The unanswered question of whether Mexico will continue to rely on NAFTA to place its products in duty-free markets generates more speculation than realistic responses. A final answer will come from the decisions made in the three capitals involved. There are various possibilities. The first of these, disconnecting our economy from NAFTA, would lead to a long complicated process of designing formulas for regional coordination that would have less drastic results than a simple break. This way, our country would stay connected to some regional plan.

The concerns in Mexico about the complete disappearance of NAFTA resemble those that stood out in the United Kingdom before the strange popular decision that led to Brexit. Even at this late hour, that country has groups shaped by prominent personalities trying to salvage even some of the advantages and preferences that they enjoyed as members of the European Union.

There are those in Mexico who are relatively certain that our exports will continue to have easy access to the North American market whether NAFTA remains – in spite of firm personal opposition from President Trump – or through another negotiable route. Possible alternatives to the current treaty are the revival of the Trans-Pacific Partnership, still sidelined in the ministries of various countries including ours, and the expansion of the thriving Pacific Alliance, which we founded with Chile, Peru and Columbia, and which plans to extend to Asia.

The trade associations in development, such as the great Chinese program to link the confines of Eurasia, hold prospects yet to be presented. In this regard, the numerous treaties of all kinds that we have signed over the past years will be extremely useful. The most modest option would be to abide by the regulations of the World Trade Organization, which would become strengthened by transferring the operations of NAFTA. If our foreign trade is relatively secure, included or not in some regional organization, this does not resolve the weakness in our foreign trade, particularly in the manufacturing sector, which generates a problematic deficit.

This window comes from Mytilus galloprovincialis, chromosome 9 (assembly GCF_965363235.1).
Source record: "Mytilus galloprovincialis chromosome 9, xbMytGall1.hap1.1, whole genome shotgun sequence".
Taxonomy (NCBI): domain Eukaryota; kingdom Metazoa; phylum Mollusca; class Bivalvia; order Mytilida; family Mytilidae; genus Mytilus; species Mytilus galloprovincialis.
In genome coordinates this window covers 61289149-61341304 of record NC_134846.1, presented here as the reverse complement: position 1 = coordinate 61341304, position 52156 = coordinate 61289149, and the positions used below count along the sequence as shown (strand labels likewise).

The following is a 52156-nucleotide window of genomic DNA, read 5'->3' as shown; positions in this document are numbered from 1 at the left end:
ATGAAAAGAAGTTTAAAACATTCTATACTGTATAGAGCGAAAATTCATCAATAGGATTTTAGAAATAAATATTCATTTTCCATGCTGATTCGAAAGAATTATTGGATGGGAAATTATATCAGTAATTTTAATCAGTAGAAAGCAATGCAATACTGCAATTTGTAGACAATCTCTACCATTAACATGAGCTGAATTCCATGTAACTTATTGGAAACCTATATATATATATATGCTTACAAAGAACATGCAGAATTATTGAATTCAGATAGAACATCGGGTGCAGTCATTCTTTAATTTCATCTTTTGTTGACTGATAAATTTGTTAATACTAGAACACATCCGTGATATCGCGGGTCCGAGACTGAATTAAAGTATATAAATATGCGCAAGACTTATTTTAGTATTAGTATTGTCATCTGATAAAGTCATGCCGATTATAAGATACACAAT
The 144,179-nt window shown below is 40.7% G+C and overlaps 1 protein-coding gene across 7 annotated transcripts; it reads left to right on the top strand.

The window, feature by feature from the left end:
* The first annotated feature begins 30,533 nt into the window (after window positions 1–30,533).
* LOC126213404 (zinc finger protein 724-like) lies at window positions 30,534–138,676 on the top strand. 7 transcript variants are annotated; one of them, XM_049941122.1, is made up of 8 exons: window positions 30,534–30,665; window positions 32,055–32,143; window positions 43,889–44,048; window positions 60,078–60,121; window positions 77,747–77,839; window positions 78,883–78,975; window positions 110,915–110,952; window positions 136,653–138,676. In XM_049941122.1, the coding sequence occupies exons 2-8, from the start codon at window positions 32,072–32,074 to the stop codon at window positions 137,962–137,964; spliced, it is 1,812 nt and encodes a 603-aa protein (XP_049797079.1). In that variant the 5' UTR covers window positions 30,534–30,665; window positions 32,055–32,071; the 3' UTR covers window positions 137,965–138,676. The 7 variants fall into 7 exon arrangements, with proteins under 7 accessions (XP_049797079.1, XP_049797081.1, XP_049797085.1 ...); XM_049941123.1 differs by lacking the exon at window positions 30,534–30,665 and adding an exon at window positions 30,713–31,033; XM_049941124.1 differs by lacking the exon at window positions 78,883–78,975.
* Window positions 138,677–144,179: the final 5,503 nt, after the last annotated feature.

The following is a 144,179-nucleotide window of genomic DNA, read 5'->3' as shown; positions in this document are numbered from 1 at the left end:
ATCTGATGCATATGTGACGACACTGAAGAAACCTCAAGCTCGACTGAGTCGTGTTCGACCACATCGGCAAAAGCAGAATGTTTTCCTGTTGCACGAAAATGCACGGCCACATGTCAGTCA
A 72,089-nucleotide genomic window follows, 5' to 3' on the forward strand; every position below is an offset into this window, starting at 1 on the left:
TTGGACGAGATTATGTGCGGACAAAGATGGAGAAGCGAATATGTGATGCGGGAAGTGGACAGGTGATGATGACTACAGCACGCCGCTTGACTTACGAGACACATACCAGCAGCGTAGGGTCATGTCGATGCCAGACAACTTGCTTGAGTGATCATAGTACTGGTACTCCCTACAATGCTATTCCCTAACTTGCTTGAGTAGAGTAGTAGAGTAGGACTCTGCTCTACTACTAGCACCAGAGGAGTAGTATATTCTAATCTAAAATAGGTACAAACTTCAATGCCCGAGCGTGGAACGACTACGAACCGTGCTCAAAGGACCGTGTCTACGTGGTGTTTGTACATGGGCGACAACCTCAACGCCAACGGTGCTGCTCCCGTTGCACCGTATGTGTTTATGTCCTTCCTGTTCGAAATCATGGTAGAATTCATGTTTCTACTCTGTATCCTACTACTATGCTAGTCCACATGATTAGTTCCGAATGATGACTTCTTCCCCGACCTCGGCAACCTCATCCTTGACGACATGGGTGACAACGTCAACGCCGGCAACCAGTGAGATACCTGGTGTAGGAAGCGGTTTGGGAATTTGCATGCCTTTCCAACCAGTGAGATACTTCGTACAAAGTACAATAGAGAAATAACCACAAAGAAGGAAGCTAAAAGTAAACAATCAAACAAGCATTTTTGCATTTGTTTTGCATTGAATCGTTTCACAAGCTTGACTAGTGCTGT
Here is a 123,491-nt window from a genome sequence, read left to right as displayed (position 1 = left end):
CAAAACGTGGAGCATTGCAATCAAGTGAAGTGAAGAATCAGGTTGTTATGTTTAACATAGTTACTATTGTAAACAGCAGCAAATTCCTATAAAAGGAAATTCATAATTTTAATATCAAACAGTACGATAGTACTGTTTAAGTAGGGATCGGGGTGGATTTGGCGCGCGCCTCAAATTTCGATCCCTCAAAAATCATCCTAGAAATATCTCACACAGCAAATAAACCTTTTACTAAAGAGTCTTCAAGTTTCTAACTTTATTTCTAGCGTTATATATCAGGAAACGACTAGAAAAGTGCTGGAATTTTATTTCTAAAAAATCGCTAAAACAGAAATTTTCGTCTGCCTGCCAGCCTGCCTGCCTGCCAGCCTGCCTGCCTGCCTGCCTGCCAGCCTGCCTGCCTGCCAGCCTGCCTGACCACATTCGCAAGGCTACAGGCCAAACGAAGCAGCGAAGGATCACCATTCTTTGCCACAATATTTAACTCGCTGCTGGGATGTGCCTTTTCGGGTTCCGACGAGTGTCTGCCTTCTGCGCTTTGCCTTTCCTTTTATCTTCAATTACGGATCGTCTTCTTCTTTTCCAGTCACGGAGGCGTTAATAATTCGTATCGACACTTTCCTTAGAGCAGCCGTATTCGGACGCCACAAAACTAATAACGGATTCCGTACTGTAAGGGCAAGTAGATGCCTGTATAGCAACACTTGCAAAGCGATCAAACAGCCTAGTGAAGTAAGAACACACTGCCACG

It has been stated and repeated for decades that the fact that foreign components continue to contribute a high percentage of what we produce and then export reduces the taxable value of these goods for Mexico. This leaves millions of Mexicans in the agro-industry and in manufacturing without work and without real prospects for a life with dignity.

The strong dependency of our economy on the automotive sector reminds us that our pre-eminent position among the world’s car manufacturers does not mean that sector is ours or that the decisions in this area are made by Mexicans mindful of our economic interests. All of the ownership and decisions in that industry are foreign. The number of automotive plants grows without accepting the obvious convenience of having Mexican partners.

There is much to do in this and many other areas of national development. We all know it.

Our previews of 2018 confirm that it is full of challenges that those who seek to occupy the presidential seat of the Republic will have to resolve frequently in lightning interviews. They will not be able to respond superficially. The tone and text of each of these answers will be noted and processed by national analysts and by foreign professional observers.

The candidates’ answers must be realistic and practical. These will determine the tone and seriousness of the answers that will be deposited in ballot boxes in the middle of the year.